When it comes to pipetting technique, minor variations can have major consequences.
These differences may seem normal and insignificant; perhaps some pipetting technique variation is even expected. After all, when technicians enter the lab field they bring all sorts of training methods, education, preferences and experience with them, right? Differences in technique can be attributed to a variety of factors, but it’s important to recognize what’s at stake. Incorrect, incomplete or carelessly performed pipetting steps can – and do – directly impact test results, and might even affect patient outcomes.
What are some potential sources of over- or under-delivery when using manual pipettes? Well, just like other forms of laboratory instrumentation, even a properly calibrated pipette performs only as well as its operator.
The American Laboratory article “Best Practices for the Use of Micropipets” discusses a number of considerations. Each of them can affect pipetting accuracy and precision. And, fortunately, all of them can be managed.
These factors can alter pipetted volumes by causing the air cushion above the sample liquids to expand or contract. Errors are easily minimized by paying attention to environmental influences, and taking the necessary steps to monitor and control them.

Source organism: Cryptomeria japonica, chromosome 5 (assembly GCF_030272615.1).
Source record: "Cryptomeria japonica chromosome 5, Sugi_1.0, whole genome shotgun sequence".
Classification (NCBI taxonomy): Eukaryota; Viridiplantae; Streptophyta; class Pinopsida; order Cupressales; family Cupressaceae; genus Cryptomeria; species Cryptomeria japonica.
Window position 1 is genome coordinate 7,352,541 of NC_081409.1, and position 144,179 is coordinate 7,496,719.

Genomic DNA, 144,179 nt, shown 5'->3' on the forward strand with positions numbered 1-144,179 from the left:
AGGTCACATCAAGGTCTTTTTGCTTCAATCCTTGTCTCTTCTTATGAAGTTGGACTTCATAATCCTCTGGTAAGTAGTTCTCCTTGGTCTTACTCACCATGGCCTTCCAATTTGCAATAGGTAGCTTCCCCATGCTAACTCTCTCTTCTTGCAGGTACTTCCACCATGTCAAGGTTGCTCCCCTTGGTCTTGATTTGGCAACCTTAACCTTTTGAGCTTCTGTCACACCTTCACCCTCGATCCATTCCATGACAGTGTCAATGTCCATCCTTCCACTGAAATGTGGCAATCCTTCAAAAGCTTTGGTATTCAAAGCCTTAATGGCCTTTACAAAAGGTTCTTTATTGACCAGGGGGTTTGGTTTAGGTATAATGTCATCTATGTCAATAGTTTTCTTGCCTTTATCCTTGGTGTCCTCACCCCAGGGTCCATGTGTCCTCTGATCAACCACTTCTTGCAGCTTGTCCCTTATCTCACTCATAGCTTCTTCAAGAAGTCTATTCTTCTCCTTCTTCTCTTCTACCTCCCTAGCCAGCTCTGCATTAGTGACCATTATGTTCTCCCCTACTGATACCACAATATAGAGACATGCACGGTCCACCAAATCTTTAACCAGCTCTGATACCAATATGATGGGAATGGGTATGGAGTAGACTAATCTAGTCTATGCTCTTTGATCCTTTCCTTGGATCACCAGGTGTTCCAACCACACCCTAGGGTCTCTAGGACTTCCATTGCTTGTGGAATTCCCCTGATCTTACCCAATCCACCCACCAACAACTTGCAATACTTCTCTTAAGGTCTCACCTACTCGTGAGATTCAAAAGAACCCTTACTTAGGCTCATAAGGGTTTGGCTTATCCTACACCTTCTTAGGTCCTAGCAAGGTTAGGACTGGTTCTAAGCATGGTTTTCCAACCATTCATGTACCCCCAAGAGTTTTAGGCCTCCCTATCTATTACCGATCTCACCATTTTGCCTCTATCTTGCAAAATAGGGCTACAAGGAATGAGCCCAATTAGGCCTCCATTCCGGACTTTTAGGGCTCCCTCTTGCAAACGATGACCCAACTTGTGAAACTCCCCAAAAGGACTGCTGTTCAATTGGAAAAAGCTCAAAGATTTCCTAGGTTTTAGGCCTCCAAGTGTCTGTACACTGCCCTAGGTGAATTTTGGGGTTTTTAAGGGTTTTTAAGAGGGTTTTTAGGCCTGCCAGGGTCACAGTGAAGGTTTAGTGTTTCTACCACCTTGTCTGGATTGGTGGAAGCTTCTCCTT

Forward, or standard, pipetting mode is generally the best method to use with aqueous solutions. Reverse-mode pipetting can be useful for viscous or volatile liquids, but it generally over-delivers when using solutions similar to water.
How is hydrodynamic flow affected by an operator’s technique? Well, liquid sitting close to the walls of a container may behave differently from liquid at the center of the sample. A few key steps will help technicians manage this potential source of error.
Like most skills combining science with art, manual pipetting really does benefit from regular practice and attention to the finer points.
Even the best operator technique can be undermined by subpar hardware. To avoid compromising important test results, make sure you’re using the right tools for the job.
Any of these factors could potentially introduce error into test results, and multiple variations only compound the risk. That’s why it makes sense to devote time and effort to develop standardized pipetting technique through training and coaching.